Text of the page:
,UK to change law for organ/tissue donation for black, Asian, ethnic minorities


With a rising proportion of people who die in need of a transplant is from a black, Asian and ethnic minority background, the UK government has announced new plans to change the law for organ and tissue donation to address the urgent need.

The proposals will include a new opt-out system for organ donation for England, a statement said. The campaign aims to increase donation rates by raising awareness and breaking down barriers to donation within these communities. The Government has commissioned NHS Blood and Transplant to deliver the campaign with support from the National BAME Transplant Alliance (NBTA), it said.

Figures from NHS Blood and Transplant show that 21 percent of people who died on the waiting list last year was from a black, Asian or ethnic minority background compared with 15 percent a decade ago.

Health Minister Jackie Doyle-Price said that the campaign being launched will be a driving force to save more lives. “The Government, MPs, faith leaders, charities, campaigners, influencers, friends and families, all have a role to play to address myths and barriers and bring attention to the lifesaving power of donation. Our project will include a community investment scheme to enable local groups to deliver this vital work, ” he said.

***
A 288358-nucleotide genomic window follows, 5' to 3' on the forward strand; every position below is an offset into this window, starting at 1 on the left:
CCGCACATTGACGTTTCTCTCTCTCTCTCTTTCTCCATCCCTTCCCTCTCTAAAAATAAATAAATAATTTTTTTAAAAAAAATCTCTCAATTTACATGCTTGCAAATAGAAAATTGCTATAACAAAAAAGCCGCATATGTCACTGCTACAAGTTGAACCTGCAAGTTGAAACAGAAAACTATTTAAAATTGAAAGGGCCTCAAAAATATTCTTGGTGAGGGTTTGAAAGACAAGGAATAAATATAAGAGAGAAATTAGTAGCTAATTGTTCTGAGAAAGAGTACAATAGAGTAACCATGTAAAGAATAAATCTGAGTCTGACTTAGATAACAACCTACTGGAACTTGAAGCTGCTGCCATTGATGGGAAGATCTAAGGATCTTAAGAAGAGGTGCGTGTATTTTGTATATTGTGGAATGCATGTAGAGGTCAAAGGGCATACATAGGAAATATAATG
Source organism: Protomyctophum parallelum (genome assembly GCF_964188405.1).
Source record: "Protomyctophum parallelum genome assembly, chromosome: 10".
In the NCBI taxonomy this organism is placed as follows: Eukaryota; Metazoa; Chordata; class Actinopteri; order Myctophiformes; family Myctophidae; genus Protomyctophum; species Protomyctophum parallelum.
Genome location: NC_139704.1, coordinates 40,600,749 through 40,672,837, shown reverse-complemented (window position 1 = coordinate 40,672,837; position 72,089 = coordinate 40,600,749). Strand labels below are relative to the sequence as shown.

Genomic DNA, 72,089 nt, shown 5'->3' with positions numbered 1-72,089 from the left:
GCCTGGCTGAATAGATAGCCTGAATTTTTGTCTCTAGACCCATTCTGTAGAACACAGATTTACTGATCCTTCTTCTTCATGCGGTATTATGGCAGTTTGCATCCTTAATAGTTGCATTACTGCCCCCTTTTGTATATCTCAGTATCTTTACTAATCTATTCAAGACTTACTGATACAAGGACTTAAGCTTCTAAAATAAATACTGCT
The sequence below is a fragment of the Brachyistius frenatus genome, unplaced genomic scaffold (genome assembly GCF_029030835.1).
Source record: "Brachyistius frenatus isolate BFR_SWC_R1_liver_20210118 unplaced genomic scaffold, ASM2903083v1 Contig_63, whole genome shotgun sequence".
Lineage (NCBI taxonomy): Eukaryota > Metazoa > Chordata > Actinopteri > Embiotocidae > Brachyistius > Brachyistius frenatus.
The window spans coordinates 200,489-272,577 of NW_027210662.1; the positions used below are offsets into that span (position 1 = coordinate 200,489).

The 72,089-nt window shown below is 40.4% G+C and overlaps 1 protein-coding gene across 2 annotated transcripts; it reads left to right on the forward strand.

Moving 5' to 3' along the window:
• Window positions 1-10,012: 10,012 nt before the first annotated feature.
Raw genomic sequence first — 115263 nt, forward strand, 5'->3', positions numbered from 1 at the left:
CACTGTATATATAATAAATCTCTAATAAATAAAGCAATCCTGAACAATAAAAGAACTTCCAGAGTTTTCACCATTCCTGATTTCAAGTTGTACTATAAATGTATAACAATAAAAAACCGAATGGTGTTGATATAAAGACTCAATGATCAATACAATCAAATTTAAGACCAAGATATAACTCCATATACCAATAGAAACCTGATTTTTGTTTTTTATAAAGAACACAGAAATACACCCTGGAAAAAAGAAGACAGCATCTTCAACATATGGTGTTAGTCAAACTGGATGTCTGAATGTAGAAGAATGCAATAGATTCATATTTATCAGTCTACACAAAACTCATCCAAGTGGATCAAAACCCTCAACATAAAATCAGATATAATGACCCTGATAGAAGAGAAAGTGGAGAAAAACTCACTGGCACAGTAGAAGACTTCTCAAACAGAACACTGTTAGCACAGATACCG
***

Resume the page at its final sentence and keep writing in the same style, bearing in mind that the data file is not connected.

Three out of 10 people (30.6% at 31 March 2018) waiting for a transplant across the UK are from a black, Asian or minority ethnic background. 35% of people waiting for a kidney in 2017/18 were from these backgrounds. These patients wait significantly longer for a kidney transplant than white patients – approximately two and a half years compared with two years.


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